A former member
Post #: 1
Hey Sean,

After reading through Chapter 2 of PLN again, I have reconstructed the following BNF grammar for PLN:
Atom ::=first_order_relationship elementary_term elementary_term <truth_value> | higher_order_relationship higher_order_term higher_order_term <truth_value>
elementary_term ::= Individual | Class
fuzzy_set_membership ::= Member Individual Class <truth_value>
first_order_relationship ::= Member | IntensionalInheritance | Inheritance | Subset |ExtensionalSimilarity | Similarity | IntensionalSimilarity

higher_order_relationship ::= ExtensionalImplication | Implication | IntensionalImplication | ExtensionalEquivalence | Equivalence | IntensionalEquivalence

higher_order_term ::= Predicate | first_order_relationship | higher_order_relationship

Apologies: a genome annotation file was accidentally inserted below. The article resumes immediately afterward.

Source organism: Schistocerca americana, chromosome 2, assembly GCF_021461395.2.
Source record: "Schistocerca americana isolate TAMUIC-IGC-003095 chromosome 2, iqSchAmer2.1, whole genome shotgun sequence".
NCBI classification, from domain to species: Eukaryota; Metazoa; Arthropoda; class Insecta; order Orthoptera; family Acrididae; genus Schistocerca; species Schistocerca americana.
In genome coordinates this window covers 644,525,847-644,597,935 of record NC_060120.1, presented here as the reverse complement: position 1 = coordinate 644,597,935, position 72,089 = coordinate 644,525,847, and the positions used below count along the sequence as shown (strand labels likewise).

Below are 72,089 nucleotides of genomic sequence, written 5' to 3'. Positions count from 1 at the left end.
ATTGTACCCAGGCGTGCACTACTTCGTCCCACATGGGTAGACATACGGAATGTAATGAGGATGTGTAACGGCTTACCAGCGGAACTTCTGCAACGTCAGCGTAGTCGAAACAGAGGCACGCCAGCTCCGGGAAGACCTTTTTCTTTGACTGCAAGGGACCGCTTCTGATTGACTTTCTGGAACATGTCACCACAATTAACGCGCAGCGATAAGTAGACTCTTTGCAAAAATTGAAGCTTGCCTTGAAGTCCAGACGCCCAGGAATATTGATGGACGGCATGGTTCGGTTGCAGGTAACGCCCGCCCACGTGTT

Predicate ::= Evaluation Relation variables <truth_value> | SatisfyingSet (Member Relation)

truth_value ::= strength | SimpleTruthValue | IndefiniteTruthValue | DistributionalTruthValue

strength ::= [0..1] | 0, 1, 2, 3...

SimpleTruthValue ::= <strength, weight_of_evidence> | <strength, N>

weight_of_evidence ::= [0..1]

N ::= 0, 1, 2, 3...

IndefiniteTruthValue ::= <[L,U], credibility_level, lookahead>

0 <= L <= U <= 1.

credibility_level ::= [0..1]

lookahead ::= 0, 1, 2, 3,...



Sean
user 8162770
Cambridge, MA
Post #: 3
Great! I suppose my next questions would be: What is the list of inference rules? And what is a problem that reveals the power of this formalism?
A former member
Post #: 2
What are you guys referencing with "PLN" acronym? I thought maybe it was "Probabilistic Learning Network", but found this paper uses "ProNet" instead.

Sorry for the pedestrian question, I'm trying to follow the conversation at a bit of a distance.
Sean
user 8162770
Cambridge, MA
Post #: 4
Hi Bob,

It's "Probabilistic Logic Network" (http://en.wikipedia.o...­.

- Sean
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